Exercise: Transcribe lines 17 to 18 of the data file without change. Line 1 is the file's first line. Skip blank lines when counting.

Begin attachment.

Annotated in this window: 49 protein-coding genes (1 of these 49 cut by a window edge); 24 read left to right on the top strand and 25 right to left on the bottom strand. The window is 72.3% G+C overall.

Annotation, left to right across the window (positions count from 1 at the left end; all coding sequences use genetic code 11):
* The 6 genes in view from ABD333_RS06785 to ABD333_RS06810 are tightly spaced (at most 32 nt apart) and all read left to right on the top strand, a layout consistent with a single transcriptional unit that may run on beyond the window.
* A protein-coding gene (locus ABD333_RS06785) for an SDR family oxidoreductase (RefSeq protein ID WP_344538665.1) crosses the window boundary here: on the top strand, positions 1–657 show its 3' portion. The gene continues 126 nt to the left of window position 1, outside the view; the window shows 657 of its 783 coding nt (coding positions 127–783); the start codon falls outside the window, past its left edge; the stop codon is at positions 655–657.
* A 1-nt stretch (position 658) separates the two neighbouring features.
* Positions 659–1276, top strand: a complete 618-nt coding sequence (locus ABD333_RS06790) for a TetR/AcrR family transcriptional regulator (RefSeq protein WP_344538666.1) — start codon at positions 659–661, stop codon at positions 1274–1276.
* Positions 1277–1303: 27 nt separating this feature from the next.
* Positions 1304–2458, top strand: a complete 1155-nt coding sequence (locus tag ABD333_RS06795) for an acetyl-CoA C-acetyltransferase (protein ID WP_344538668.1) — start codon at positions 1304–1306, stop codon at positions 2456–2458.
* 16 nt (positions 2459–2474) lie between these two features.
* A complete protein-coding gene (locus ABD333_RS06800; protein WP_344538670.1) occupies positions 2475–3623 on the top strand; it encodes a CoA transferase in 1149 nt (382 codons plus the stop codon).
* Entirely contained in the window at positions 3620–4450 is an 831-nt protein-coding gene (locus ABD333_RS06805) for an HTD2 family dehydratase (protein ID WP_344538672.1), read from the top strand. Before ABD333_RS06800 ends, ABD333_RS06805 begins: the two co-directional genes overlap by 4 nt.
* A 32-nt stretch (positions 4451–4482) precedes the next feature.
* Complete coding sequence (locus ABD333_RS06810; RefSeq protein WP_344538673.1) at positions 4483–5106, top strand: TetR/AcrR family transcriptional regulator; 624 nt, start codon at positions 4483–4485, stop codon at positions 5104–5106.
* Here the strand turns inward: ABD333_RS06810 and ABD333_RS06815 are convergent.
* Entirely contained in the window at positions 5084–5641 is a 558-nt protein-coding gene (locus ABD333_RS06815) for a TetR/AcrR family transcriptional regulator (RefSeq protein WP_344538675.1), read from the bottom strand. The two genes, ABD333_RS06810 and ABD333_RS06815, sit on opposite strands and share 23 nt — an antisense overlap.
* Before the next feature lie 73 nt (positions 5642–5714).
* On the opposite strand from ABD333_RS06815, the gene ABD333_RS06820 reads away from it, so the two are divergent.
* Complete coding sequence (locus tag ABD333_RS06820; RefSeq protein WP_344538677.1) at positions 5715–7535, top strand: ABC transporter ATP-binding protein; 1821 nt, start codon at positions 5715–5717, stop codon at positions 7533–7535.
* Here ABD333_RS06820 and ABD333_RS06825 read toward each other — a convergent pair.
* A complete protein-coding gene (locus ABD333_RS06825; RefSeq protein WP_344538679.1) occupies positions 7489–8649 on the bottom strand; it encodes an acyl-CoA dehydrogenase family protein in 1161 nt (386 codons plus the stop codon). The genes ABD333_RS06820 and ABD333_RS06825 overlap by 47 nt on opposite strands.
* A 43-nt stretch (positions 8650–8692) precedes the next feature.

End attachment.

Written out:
* On the opposite strand from ABD333_RS06815, the gene ABD333_RS06820 reads away from it, so the two are divergent.
* Complete coding sequence (locus tag ABD333_RS06820; RefSeq protein WP_344538677.1) at positions 5715–7535, top strand: ABC transporter ATP-binding protein; 1821 nt, start codon at positions 5715–5717, stop codon at positions 7533–7535.